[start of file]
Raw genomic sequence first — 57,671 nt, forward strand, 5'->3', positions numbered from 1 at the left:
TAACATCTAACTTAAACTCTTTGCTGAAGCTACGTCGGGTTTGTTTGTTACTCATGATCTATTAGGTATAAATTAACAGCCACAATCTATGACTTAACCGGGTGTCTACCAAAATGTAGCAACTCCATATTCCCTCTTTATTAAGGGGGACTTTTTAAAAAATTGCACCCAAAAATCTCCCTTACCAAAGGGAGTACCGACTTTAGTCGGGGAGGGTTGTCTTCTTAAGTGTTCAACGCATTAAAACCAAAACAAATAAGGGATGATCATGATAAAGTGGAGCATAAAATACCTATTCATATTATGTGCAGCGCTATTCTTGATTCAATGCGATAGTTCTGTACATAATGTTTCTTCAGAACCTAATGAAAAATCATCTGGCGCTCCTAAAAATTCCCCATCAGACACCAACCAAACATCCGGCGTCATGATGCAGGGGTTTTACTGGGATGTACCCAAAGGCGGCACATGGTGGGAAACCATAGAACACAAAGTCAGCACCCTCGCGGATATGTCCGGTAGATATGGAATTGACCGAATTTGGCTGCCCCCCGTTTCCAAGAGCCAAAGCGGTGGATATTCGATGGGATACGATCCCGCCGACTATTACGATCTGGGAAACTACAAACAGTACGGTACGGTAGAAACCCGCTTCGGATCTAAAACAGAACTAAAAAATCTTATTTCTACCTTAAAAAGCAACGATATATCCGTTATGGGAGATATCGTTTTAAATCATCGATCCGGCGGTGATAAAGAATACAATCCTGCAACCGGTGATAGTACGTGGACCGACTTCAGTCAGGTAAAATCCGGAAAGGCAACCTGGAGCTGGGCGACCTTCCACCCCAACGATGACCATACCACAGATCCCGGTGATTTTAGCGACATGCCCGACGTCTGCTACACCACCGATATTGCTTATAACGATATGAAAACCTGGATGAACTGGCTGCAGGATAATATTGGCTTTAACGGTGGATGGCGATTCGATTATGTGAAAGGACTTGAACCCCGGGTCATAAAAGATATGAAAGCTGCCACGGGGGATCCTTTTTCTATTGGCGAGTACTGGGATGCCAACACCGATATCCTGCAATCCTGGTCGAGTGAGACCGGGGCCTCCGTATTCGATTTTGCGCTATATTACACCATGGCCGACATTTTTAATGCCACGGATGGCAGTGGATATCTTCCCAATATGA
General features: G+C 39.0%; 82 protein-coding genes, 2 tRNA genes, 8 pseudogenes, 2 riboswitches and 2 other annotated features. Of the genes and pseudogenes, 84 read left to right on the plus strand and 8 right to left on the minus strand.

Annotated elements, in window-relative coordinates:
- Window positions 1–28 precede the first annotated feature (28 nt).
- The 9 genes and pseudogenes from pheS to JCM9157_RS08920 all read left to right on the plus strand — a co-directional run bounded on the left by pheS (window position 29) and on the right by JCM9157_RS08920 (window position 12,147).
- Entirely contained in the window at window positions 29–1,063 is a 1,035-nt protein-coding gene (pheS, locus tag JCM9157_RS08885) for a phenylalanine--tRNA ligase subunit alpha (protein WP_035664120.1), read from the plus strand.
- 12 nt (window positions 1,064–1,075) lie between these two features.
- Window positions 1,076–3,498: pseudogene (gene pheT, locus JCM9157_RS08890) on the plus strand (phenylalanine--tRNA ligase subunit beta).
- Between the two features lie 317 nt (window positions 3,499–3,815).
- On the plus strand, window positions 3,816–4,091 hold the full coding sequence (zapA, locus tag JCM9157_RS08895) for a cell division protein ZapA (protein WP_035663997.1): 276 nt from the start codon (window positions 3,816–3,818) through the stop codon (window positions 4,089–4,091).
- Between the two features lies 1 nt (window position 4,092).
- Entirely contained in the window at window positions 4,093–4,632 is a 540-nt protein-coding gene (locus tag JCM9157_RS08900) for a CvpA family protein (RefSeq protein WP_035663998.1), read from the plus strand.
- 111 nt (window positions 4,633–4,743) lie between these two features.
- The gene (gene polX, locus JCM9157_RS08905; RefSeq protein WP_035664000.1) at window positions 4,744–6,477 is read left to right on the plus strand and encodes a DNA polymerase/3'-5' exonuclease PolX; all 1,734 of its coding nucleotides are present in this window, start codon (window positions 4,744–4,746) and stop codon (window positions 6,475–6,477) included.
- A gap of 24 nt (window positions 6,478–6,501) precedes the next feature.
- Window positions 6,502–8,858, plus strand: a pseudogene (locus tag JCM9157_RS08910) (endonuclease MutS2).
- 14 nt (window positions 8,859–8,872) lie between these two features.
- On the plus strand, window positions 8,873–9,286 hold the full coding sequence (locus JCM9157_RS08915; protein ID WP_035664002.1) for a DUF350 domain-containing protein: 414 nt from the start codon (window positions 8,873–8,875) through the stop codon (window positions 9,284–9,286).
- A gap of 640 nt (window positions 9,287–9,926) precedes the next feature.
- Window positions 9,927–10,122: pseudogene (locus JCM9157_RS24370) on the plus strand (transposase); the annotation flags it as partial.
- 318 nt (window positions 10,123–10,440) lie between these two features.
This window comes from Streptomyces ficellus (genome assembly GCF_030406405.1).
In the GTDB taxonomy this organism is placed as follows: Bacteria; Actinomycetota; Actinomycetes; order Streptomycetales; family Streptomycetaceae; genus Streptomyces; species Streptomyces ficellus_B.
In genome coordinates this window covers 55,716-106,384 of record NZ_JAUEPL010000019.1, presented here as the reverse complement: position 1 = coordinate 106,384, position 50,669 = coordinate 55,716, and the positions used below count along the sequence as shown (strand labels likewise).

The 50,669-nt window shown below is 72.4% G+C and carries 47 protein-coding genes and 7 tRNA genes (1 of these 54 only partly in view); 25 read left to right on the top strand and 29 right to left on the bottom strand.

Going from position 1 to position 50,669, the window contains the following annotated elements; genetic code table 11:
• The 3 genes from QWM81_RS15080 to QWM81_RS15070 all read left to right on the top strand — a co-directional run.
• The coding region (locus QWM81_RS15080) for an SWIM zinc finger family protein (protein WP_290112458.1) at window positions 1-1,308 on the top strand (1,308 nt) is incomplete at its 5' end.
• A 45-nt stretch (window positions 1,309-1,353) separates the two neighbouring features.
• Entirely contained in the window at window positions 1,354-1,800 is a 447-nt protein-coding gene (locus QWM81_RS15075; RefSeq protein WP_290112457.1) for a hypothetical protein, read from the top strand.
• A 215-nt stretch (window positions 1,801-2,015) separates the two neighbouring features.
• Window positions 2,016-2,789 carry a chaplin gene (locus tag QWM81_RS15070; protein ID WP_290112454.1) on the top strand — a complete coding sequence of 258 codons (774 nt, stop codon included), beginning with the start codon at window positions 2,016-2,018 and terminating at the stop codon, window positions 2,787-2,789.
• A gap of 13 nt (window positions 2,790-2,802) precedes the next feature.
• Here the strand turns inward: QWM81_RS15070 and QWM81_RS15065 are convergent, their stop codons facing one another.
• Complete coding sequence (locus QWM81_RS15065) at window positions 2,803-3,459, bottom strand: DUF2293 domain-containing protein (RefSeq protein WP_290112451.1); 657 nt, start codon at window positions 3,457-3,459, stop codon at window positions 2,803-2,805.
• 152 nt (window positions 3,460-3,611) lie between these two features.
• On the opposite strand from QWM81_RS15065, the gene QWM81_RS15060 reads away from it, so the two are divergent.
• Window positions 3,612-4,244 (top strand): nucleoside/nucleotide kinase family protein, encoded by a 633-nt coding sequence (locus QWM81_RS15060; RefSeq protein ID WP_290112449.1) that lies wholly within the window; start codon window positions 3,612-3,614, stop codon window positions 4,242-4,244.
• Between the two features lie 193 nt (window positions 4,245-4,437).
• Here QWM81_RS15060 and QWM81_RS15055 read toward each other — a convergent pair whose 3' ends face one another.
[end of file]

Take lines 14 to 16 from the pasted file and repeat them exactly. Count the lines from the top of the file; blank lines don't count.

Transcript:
- 111 nt (window positions 4,633–4,743) lie between these two features.
- The gene (gene polX, locus JCM9157_RS08905; RefSeq protein WP_035664000.1) at window positions 4,744–6,477 is read left to right on the plus strand and encodes a DNA polymerase/3'-5' exonuclease PolX; all 1,734 of its coding nucleotides are present in this window, start codon (window positions 4,744–4,746) and stop codon (window positions 6,475–6,477) included.
- A gap of 24 nt (window positions 6,478–6,501) precedes the next feature.